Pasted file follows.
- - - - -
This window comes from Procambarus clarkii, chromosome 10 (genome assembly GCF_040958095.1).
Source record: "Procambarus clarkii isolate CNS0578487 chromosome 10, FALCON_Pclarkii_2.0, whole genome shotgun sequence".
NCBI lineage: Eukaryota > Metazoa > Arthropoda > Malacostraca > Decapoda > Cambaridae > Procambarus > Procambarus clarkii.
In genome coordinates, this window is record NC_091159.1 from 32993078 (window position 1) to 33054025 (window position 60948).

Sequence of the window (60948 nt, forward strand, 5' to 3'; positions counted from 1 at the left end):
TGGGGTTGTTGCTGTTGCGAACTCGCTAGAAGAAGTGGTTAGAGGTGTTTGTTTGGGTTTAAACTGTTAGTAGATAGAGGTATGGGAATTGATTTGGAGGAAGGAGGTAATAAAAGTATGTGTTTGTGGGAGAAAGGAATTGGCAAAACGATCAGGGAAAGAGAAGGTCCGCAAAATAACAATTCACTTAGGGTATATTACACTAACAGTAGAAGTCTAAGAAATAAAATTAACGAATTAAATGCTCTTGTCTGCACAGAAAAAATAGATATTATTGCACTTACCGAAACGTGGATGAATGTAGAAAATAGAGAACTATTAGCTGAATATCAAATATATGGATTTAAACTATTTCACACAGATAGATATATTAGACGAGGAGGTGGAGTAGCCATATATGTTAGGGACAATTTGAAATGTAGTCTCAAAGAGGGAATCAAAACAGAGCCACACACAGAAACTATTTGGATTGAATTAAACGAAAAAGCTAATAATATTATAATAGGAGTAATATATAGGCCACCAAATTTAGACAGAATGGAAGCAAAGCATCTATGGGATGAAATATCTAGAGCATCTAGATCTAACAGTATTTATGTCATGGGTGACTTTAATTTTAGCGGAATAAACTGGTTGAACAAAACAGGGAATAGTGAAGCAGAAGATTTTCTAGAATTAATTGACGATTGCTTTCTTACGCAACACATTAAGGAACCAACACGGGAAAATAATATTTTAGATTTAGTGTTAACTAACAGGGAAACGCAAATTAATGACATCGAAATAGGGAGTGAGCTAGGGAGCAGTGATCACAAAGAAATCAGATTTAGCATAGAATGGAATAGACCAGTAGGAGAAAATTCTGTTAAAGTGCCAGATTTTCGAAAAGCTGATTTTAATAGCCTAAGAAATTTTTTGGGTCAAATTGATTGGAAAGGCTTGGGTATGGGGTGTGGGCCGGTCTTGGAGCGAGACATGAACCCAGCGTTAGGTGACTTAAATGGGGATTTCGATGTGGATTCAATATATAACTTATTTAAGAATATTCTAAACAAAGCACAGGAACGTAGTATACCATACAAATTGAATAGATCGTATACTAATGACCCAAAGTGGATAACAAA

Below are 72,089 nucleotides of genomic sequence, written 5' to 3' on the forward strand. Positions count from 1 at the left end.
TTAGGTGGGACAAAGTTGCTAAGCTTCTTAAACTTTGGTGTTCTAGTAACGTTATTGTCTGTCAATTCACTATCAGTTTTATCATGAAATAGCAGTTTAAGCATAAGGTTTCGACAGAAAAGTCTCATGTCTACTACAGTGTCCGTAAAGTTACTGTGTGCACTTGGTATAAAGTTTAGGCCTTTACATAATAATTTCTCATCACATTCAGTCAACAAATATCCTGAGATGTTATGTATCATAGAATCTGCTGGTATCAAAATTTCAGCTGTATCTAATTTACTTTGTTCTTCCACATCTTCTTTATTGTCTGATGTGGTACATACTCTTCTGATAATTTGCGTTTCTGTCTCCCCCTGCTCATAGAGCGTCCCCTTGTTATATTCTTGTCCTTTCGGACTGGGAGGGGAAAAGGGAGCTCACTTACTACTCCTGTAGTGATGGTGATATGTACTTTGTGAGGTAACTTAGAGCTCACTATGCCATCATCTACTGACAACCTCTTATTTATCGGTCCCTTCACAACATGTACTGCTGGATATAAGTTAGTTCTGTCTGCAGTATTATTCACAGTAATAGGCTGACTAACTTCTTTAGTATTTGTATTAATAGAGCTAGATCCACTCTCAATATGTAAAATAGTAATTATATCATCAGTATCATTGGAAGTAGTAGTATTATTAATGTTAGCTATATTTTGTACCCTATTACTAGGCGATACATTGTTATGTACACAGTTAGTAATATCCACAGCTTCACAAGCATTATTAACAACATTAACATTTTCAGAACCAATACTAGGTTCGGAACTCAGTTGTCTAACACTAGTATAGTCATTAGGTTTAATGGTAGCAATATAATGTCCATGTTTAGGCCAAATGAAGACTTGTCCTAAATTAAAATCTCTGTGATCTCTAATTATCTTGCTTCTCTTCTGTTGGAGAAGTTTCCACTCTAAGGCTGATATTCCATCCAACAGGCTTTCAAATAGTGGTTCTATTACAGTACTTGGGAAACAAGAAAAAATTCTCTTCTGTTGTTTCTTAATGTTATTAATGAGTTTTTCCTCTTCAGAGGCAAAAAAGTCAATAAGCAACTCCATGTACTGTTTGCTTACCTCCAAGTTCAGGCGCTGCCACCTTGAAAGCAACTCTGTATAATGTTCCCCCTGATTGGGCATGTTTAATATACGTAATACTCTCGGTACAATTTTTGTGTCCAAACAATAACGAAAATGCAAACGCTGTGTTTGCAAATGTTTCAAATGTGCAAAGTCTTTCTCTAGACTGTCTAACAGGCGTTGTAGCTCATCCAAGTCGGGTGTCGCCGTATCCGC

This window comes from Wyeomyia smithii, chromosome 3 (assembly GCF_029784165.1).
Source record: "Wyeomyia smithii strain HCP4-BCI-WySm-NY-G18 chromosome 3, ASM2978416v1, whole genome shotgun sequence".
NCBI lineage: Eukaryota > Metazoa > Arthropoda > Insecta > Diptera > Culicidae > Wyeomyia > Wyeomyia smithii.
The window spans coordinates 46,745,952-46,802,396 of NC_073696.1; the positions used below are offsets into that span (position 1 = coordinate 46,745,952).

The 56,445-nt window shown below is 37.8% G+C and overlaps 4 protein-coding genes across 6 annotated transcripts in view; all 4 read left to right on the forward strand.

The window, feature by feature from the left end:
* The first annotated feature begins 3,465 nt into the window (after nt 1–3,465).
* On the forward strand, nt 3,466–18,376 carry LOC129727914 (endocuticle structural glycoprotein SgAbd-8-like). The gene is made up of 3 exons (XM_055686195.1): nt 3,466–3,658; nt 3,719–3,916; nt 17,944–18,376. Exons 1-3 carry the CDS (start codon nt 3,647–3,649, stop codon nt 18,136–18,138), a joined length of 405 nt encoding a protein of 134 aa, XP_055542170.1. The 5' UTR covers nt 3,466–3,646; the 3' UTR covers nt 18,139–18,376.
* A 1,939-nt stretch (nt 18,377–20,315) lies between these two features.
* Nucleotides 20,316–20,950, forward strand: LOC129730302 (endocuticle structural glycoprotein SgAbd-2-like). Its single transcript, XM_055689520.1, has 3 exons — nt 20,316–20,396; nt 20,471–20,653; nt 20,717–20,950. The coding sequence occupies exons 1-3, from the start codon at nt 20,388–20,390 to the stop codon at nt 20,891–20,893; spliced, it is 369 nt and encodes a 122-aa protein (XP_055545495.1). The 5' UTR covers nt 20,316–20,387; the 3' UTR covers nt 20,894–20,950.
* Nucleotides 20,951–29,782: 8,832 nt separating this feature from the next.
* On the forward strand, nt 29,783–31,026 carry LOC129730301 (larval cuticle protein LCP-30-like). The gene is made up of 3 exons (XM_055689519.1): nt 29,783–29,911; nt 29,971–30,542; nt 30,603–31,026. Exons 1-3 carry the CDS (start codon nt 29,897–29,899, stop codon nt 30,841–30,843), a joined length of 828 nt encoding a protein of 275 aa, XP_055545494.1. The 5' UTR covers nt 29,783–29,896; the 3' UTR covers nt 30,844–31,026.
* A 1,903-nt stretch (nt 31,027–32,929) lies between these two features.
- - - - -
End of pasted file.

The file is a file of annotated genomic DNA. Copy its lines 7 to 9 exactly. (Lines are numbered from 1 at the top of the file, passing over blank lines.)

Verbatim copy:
Below are 72,089 nucleotides of genomic sequence, written 5' to 3' on the forward strand. Positions count from 1 at the left end.
TTAGGTGGGACAAAGTTGCTAAGCTTCTTAAACTTTGGTGTTCTAGTAACGTTATTGTCTGTCAATTCACTATCAGTTTTATCATGAAATAGCAGTTTAAGCATAAGGTTTCGACAGAAAAGTCTCATGTCTACTACAGTGTCCGTAAAGTTACTGTGTGCACTTGGTATAAAGTTTAGGCCTTTACATAATAATTTCTCATCACATTCAGTCAACAAATATCCTGAGATGTTATGTATCATAGAATCTGCTGGTATCAAAATTTCAGCTGTATCTAATTTACTTTGTTCTTCCACATCTTCTTTATTGTCTGATGTGGTACATACTCTTCTGATAATTTGCGTTTCTGTCTCCCCCTGCTCATAGAGCGTCCCCTTGTTATATTCTTGTCCTTTCGGACTGGGAGGGGAAAAGGGAGCTCACTTACTACTCCTGTAGTGATGGTGATATGTACTTTGTGAGGTAACTTAGAGCTCACTATGCCATCATCTACTGACAACCTCTTATTTATCGGTCCCTTCACAACATGTACTGCTGGATATAAGTTAGTTCTGTCTGCAGTATTATTCACAGTAATAGGCTGACTAACTTCTTTAGTATTTGTATTAATAGAGCTAGATCCACTCTCAATATGTAAAATAGTAATTATATCATCAGTATCATTGGAAGTAGTAGTATTATTAATGTTAGCTATATTTTGTACCCTATTACTAGGCGATACATTGTTATGTACACAGTTAGTAATATCCACAGCTTCACAAGCATTATTAACAACATTAACATTTTCAGAACCAATACTAGGTTCGGAACTCAGTTGTCTAACACTAGTATAGTCATTAGGTTTAATGGTAGCAATATAATGTCCATGTTTAGGCCAAATGAAGACTTGTCCTAAATTAAAATCTCTGTGATCTCTAATTATCTTGCTTCTCTTCTGTTGGAGAAGTTTCCACTCTAAGGCTGATATTCCATCCAACAGGCTTTCAAATAGTGGTTCTATTACAGTACTTGGGAAACAAGAAAAAATTCTCTTCTGTTGTTTCTTAATGTTATTAATGAGTTTTTCCTCTTCAGAGGCAAAAAAGTCAATAAGCAACTCCATGTACTGTTTGCTTACCTCCAAGTTCAGGCGCTGCCACCTTGAAAGCAACTCTGTATAATGTTCCCCCTGATTGGGCATGTTTAATATACGTAATACTCTCGGTACAATTTTTGTGTCCAAACAATAACGAAAATGCAAACGCTGTGTTTGCAAATGTTTCAAATGTGCAAAGTCTTTCTCTAGACTGTCTAACAGGCGTTGTAGCTCATCCAAGTCGGGTGTCGCCGTATCCGC

This window comes from Wyeomyia smithii, chromosome 3 (assembly GCF_029784165.1).